Taking Stock


Few things bother me more than throwing out food.  What could be more wasteful than letting perfectly good nutrition rot in the refrigerator when people are starving?  Then there’s the money you spent on the food in the first place, gone without benefit.  So we try to be really good about eating up our leftovers.  We even bought a food-saver with last year’s Christmas money, to better extend the freezer life of our excess.  In order to make leftovers more exciting I try to rework them, making hashes and salads instead of simply reheating last night’s dinner.  All of these tricks are pretty good, and while we still have to throw out the occasional moldy tomato, we waste very little.

One of our biggest victories in the war against waste, however, is stock-making.  Stock is a great recycler for a number of reasons.  First, in making the stock you’re able to use bits and pieces of whatever kind it is that you wouldn’t eat under normal circumstances.  For example, if you’re making veggie stock, in addition to the fresh vegetables that form your base you can dump in trimmings from previous meals.  In making chicken stock this week, I threw in some of those trimmings, along with several carcasses and necks that I’d saved in the freezer.  While you still need some fresh meat and vegetables (bones and trimmings alone will taste just like you’d imagine) this is an awesome way to get more mileage from your chicken dinner.  The bones add a bit of collagen that makes your stock nice and thick, and the trimmings add flavor and color – onion skins are key to a beautiful rich yellow stock.  Like so:
So Much Chicken Stock

I like to use thighs for my fresh meat, because they’re cheap and more flavorful, since they’re dark meat. Throw them in the pot with a bay leaf, carrots, onions, and celery, cover the whole mess with water, and you’re good to go.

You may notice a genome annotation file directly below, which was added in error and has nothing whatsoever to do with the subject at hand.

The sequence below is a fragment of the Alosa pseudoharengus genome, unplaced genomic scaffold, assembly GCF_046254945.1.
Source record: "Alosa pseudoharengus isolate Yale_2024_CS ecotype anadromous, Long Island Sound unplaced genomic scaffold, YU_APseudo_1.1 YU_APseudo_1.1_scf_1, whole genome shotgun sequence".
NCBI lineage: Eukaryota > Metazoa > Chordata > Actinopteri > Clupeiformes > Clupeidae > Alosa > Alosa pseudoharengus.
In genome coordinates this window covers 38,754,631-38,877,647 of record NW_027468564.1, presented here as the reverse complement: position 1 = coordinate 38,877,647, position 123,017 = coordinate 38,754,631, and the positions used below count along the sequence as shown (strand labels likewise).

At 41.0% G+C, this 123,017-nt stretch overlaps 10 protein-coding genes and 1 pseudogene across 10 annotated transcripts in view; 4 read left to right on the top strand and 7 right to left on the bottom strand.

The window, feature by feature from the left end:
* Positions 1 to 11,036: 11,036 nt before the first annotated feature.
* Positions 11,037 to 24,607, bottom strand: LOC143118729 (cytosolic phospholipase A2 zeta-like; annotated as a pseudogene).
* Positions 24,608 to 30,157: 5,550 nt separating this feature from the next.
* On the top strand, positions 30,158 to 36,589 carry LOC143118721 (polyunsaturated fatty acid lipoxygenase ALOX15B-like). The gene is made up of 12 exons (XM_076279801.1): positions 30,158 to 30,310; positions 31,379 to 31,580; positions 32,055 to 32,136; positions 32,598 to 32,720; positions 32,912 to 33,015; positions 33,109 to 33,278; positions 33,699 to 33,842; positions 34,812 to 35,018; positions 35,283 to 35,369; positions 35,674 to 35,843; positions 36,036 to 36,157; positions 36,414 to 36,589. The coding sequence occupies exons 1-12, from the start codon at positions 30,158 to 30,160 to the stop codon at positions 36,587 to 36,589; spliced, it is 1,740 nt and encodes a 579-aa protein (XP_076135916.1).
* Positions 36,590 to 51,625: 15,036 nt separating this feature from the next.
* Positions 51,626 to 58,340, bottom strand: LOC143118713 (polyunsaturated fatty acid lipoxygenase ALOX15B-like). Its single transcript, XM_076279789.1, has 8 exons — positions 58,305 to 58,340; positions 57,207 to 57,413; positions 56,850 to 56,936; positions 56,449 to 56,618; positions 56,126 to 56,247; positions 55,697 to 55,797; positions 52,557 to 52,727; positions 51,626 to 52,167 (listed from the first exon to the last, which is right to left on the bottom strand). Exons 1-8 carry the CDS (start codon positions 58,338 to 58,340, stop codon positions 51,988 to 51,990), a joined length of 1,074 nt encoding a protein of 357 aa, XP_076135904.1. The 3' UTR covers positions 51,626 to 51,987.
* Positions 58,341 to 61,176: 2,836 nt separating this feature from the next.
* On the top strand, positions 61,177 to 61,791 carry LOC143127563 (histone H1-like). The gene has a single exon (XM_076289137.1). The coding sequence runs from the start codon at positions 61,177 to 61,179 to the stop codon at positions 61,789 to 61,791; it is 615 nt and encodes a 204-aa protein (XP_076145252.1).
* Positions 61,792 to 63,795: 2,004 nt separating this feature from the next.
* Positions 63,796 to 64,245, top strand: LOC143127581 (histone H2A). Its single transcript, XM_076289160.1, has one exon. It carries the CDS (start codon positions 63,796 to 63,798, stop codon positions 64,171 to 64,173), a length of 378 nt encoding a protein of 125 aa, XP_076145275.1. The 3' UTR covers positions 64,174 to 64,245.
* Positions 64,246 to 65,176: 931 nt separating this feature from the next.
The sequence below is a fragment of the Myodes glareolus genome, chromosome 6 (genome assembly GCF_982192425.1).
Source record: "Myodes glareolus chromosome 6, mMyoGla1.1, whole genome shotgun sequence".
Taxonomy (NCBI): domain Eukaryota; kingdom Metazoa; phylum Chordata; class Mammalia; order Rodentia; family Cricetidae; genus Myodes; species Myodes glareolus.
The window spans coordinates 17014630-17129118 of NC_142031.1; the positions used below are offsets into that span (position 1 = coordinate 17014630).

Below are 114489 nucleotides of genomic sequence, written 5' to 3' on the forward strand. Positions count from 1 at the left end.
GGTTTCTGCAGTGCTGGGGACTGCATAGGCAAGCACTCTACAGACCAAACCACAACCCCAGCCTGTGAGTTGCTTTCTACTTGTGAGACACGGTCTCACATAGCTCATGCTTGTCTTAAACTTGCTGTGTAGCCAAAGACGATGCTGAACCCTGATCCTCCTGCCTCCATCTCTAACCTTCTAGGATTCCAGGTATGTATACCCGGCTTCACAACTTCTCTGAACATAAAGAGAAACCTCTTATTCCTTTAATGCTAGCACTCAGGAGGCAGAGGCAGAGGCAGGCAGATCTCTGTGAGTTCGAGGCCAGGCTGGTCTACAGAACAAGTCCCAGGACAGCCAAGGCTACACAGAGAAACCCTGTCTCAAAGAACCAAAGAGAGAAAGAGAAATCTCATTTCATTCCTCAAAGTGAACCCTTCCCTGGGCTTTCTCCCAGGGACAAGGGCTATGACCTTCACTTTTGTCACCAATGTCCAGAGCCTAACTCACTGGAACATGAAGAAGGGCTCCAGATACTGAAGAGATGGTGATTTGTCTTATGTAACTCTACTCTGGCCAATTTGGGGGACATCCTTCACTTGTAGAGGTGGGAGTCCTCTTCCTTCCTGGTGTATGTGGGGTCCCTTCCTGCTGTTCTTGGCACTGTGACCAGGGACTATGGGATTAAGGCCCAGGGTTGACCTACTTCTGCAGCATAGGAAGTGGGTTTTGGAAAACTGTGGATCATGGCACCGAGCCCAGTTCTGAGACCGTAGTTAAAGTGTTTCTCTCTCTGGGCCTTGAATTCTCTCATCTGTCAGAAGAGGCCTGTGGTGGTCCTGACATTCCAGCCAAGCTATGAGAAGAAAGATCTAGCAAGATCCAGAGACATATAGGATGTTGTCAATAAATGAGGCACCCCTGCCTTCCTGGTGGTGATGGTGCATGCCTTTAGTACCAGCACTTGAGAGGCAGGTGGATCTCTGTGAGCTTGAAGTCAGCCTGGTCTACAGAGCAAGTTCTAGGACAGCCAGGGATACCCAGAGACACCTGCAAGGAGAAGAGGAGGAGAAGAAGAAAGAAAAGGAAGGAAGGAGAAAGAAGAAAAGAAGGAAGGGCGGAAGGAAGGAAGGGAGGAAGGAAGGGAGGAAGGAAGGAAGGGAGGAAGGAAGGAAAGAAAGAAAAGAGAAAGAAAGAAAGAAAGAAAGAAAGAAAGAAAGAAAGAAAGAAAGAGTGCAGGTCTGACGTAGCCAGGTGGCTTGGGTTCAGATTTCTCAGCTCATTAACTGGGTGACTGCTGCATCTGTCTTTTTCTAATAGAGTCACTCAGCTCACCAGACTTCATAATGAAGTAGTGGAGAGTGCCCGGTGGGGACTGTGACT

After the stock is done, it continues to help you recycle! The most obvious use for stock is soup, which in our house is the favored way of dispatching with vegetables that are still good but on the verge. It’s much easier to eat carrots, green beans, corn, onions, peas, and broccoli all in one meal when it’s in the soup pot. In our last creation we even tossed in a little left-over pancetta, which added a pleasant saltiness to the finished soup.

Stock is also the key ingredient in risotto, another canvas for “whatever we’ve got left in the fridge.” Even if I’m not in the mood for the full risotto treatment, throwing stock instead of water into the rice cooker adds a bit of depth to our meal.

Making stock at home is a bit time-consuming, but well worth the minimal effort. We’ve never wasted a drop!

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6 responses to “Taking Stock

  1. I like to roast a chicken for dinner (and leftovers!), toss the carcass and whatever else into the slow-cooker before bed, and wake up to a pot of gold! Nothing has to be cut up pretty, or even peeled–including the onions–so the energy required is about zero until straining it in the morning.

  2. I save the rinds of hard cheeses (example- provolone) to throw in soups too.

  3. Mmmm yes! I love making stock. Have you ever made shellfish stock? I keep meaning to save shrimp shells and heads for this.

  4. Pingback: Magic | Adventures in Food

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